OTTAWA (Reuters) - Possible changes to make it harder to bring temporary foreign workers into Canada may force some restaurants to curb their hours or even shut down, and could hamper important exports if not properly structured, employers groups warned on Friday.
Employment Minister Jason Kenney and Immigration Minister Chris Alexander on Thursday bandied about with employers and unions several ideas for reforming the temporary foreign worker program, which has recently come under enormous criticism.
Participants said options discussed in the meeting included increased government fees for guest workers and requiring employers to pay them more. Others included numerical caps on permits, limiting access in areas of high unemployment and differentiating more between business sectors.
The situation has exploded into one of the top issues facing the government because of stories of foreign workers displacing Canadians at some McDonald’s Corp restaurants, complaints from Canadians unable to find jobs, and word of some guest workers being mistreated by their bosses.
The trade group Restaurants Canada was alarmed by the idea of a wage floor for temporary foreign workers, possibly higher than the prevailing wage, and sharply higher government fees.
“To price these temporary foreign worker jobs so high that there’s no way that our restaurants will have access to them is going to be really problematic,” said Joyce Reynolds, who attended the meeting.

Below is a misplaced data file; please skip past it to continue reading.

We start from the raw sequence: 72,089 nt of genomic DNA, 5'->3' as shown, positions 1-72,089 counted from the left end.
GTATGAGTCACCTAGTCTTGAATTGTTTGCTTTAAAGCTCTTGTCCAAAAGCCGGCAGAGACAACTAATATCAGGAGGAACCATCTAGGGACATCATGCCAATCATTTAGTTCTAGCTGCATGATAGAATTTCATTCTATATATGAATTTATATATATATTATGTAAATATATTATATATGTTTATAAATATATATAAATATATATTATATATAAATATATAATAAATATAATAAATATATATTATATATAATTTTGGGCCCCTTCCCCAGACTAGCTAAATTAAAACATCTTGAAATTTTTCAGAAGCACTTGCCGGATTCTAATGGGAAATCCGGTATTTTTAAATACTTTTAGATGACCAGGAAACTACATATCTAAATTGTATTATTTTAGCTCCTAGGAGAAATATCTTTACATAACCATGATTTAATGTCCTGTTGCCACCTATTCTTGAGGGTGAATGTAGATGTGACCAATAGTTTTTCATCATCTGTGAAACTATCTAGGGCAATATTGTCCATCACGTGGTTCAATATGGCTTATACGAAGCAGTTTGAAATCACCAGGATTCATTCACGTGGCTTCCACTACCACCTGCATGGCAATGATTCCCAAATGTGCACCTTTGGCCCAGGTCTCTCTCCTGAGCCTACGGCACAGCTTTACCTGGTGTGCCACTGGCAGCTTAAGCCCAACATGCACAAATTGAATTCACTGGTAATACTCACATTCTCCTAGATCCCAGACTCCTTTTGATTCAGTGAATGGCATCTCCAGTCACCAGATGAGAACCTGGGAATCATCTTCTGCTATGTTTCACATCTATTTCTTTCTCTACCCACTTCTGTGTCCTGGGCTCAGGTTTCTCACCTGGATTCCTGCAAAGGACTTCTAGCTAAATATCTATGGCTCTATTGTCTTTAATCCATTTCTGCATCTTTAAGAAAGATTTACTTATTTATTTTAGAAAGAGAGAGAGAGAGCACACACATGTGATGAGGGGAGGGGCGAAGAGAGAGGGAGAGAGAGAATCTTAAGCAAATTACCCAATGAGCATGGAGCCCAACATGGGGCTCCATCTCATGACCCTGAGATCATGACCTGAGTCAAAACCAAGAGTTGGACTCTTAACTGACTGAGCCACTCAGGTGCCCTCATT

She said a temporary moratorium that Kenney slapped on the restaurant sector last month was already causing “a real feeling of desperation” among restaurant owners in places like Edmonton, capital of the oil province of Alberta.
Kenney did not say what the government should charge for temporary foreign workers but mentioned the possibility of “a dissuasive fee like in the U.S,” one participant said. The United States can charge $2,325 or more in combined fees compared with the C$275 ($252) currently charged in Canada, plus a visa fee often of C$150.
Jayson Myers, president of Canadian Manufacturers & Exporters, distanced himself from the restaurants, saying no company should build its business model around the temporary foreign worker program.
But Myers opposed punitive government fees, and said crucial exporters like car manufacturers could be adversely affected by proposed changes. Windsor, Ontario - Canada’s car capital - has high unemployment but Myers said automakers needed to be able to bring in foreign technicians sometimes for as short as a week to retool a plant or to train.
Canada’s largest private-sector union, Unifor, said reforms to refocus the program onto skilled labor would restore credibility. “This will stop the back-alley shop from bringing in somebody to flip burgers ... they’re not going to pay thousands of dollars to bring them over and then pay above the going wage,” Unifor President Jerry Dias said.
Chris Roberts of the Canadian Labor Congress, however, said no amount of tinkering with fees would address the “built-in exploitation and abuse” foreign workers face since they are tied to one employer and therefore unable to switch companies.
Editing by Tom Brown